UN has to act on North Korea’s crimes against humanity
TWO inextricably linked events are harbingers of significant change in North Korea, and they pose significant questions to the international community about how best to respond, writes Lord Alton.
The first was the execution of Jang Song-thaek, the uncle of North Korea’s leader, Kim Jong-un and seen as the power behind the throne. His death, in December 2013, was a sign of Kim Jong-un’s ruthlessness, his weakness and fear.
Jang Song-thaek had to be killed because he had questioned an ideology which has paralysed economic development, incarcerated hundreds of thousands of its citizens, and conferred pariah status on North Korea. His execution was the most high profile of a succession of killings. It was symptomatic of a system which routinely murders and imprisons its own people, and which subjugates them through indoctrination and propaganda.
Two months later on February 17, 2014, comes the unprecedented publication of a United Nations Commission of Inquiry (COI) report calling for North Korean leaders to be prosecuted for crimes against humanity.
The COI, after a year collecting evidence from North Korean escapees, compared the country’s egregious violations of human rights with those of the totalitarian regimes of the 1930s. It has called for the case to go to the International Criminal Court in The Hague.
Mr Justice Kirby, the Australian judge who chaired the Commission, gives graphic detail in a 400-page report of atrocities and crimes against humanity in North Korea.
‘These crimes entail extermination, murder, enslavement, torture, imprisonment, rape, forced abortions and other sexual violence, persecution on political, religious, racial and gender grounds, the forcible transfer of populations, the enforced disappearance of persons and the inhumane act of knowingly causing prolonged starvation.’
Judge Kirby says that North Korea’s leadership and its regime must be held to account and brought to justice.
The North Korean regime is reflected by executions, purges, a reign of terror, falsifying of history, show trials and a network of gulags which incarcerates between 200,000 and 300,000 people. An estimated 400,000 have died in prison camps in the last 30 years. There is an attempt to obliterate all political dissent and religious belief.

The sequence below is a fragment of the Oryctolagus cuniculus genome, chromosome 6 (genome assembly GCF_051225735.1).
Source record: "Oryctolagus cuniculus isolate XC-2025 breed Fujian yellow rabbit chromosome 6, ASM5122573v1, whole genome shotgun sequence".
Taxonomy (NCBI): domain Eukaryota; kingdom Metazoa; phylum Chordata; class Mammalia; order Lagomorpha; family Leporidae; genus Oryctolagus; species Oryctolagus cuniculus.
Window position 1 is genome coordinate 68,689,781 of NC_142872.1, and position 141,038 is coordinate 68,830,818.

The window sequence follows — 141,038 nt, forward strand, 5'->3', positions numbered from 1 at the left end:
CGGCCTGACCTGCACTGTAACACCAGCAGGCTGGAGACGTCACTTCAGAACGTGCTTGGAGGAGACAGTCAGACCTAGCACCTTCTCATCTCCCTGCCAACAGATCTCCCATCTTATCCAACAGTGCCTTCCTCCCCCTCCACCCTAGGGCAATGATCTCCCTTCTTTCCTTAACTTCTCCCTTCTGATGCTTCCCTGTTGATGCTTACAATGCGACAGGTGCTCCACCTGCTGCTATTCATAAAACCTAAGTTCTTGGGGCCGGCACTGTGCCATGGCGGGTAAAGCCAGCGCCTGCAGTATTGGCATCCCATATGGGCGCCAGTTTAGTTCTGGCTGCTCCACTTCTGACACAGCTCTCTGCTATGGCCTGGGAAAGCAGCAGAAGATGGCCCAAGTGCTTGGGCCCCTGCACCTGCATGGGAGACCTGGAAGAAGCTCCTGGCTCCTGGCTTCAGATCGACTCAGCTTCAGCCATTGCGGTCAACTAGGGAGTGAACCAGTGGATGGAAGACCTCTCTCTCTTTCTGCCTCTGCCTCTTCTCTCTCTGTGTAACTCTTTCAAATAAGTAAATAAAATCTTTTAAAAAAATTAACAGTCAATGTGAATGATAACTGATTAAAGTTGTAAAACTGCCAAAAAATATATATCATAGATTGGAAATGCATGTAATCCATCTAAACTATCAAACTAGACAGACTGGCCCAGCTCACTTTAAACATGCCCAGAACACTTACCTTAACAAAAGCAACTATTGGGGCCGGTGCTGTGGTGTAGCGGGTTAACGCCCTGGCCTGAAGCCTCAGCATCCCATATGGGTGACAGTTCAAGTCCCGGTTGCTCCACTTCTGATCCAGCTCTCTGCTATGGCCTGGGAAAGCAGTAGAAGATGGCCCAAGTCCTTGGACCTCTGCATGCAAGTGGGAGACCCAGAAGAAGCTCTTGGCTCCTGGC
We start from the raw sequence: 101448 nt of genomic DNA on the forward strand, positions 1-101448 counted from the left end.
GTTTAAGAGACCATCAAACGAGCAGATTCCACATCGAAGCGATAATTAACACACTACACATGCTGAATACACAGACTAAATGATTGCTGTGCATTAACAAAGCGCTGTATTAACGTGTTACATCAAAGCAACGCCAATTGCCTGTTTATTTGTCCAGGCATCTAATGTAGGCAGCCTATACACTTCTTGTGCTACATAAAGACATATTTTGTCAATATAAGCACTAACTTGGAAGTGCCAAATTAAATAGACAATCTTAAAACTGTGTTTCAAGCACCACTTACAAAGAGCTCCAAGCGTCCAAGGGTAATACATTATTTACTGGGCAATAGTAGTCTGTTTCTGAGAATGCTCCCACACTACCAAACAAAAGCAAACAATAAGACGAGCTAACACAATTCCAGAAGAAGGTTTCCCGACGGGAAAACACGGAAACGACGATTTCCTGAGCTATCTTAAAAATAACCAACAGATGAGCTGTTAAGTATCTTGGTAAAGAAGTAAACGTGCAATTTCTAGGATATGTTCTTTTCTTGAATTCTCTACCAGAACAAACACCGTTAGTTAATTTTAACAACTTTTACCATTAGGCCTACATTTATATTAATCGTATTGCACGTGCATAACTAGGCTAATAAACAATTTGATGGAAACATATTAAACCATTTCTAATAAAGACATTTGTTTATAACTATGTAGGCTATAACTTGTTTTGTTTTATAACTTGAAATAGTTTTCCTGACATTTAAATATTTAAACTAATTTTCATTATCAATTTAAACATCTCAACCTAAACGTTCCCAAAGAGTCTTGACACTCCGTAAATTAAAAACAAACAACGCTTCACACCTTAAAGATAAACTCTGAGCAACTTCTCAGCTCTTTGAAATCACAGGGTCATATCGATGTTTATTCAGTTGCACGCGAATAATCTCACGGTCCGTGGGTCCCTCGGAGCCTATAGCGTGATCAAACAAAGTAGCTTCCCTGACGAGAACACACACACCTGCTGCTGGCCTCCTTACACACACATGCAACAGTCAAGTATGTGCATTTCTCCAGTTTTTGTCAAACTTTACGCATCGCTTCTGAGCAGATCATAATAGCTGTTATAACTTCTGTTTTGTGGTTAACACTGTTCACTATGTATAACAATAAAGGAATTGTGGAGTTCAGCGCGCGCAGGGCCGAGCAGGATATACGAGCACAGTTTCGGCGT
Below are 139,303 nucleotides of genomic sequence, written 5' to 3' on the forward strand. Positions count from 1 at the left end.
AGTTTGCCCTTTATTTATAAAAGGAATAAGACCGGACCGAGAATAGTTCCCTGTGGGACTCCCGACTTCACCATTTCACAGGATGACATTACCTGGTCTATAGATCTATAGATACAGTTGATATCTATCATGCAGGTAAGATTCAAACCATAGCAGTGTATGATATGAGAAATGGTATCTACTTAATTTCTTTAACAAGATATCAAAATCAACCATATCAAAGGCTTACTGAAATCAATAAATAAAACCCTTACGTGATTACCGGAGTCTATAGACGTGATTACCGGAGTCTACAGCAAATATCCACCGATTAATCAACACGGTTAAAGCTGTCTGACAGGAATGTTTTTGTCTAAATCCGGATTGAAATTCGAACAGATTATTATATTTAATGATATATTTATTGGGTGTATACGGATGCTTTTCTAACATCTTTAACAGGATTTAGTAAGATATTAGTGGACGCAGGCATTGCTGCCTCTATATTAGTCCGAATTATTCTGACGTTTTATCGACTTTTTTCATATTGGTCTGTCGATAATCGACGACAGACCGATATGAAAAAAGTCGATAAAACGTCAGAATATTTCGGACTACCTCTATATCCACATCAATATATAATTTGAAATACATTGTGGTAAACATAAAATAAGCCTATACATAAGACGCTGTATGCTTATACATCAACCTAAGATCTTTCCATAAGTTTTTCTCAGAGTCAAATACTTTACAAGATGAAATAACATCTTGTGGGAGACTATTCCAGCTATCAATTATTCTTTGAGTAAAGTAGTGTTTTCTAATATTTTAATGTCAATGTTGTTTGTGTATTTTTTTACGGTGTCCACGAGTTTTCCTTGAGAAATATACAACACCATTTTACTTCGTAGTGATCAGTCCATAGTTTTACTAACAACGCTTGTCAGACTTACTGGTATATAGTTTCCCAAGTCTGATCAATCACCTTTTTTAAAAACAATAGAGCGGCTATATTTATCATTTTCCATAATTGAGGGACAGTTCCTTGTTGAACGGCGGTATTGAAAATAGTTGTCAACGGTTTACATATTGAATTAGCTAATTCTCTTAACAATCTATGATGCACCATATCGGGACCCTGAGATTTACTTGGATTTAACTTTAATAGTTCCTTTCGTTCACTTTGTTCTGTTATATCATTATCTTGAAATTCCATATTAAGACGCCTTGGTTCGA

The free world now knows exactly what happens inside North Korea and the scale of brutality, thanks to this United Nations’ report.
The case against North Korea has been built on first-hand witness statements of North Koreans who escaped. Some 30,000 are now living in democratic countries and access to their testament has been a game-changer for the COI.
Part Two of the COI report relies heavily on these personal stories. It cites evidence given by individual victims and witnesses, including the harrowing treatment meted out to political prisoners, some of whom said they would catch snakes and mice to feed malnourished babies. Others told of watching family members being murdered in prison camps, and of defenceless inmates being used for martial arts practice.
It is now ten years since I urged the British Parliament to highlight human rights violations in North Korea with the same emphasis placed on security issues.
I have chaired the All-Party Parliamentary Group on North Korea in the House of Lords in the UK and felt frustrated that the world has pursued that dangerous option of doing nothing at all for the last 10 years.
The witness statements the COI has received tally with the eye-witness accounts given to my committee.
These stories are of religious persecution, lack of freedom of movement, lack of labour rights, non-implementation of legal codes, lack of a fair trial, lack of judicial oversight of detention facilities and severe mistreatment of repatriated persons - mainly repatriated from China.
A consistent picture emerged at the parliamentary committee hearings of appalling violence against women in detention facilities and chilling accounts of life in prisons and labour camps. The individual stories brought home the enormity of the suffering behind individual statistics. The COI report also brings many of these dark stories to light.
The COI says in its conclusions that ‘the Democratic People’s Republic of Korea…has for decades pursued policies involving crimes that shock the conscience of humanity. This raises questions about the inadequacy of the response of the international community’.
It tells the international community that it ‘must accept its responsibility to protect the people of the Democratic People’s Republic of Korea from crimes against humanity, because the Government of the DPRK has manifestly failed to do so’.
Observers say the Korean Diaspora - which includes three to four million Korean Americans - must take a more prominent role - as the Jewish community galvanised international opinion about life in the Soviet Gulags - and create a worldwide movement for change.
As it comes to consider the COI report, the United Nations Security Council - and especially China – has to decide what action to take on North Korea.
The United Nations deserves to be held in universal contempt if it now fails to show the necessary resolve to act on the findings of its own Commission of Inquiry.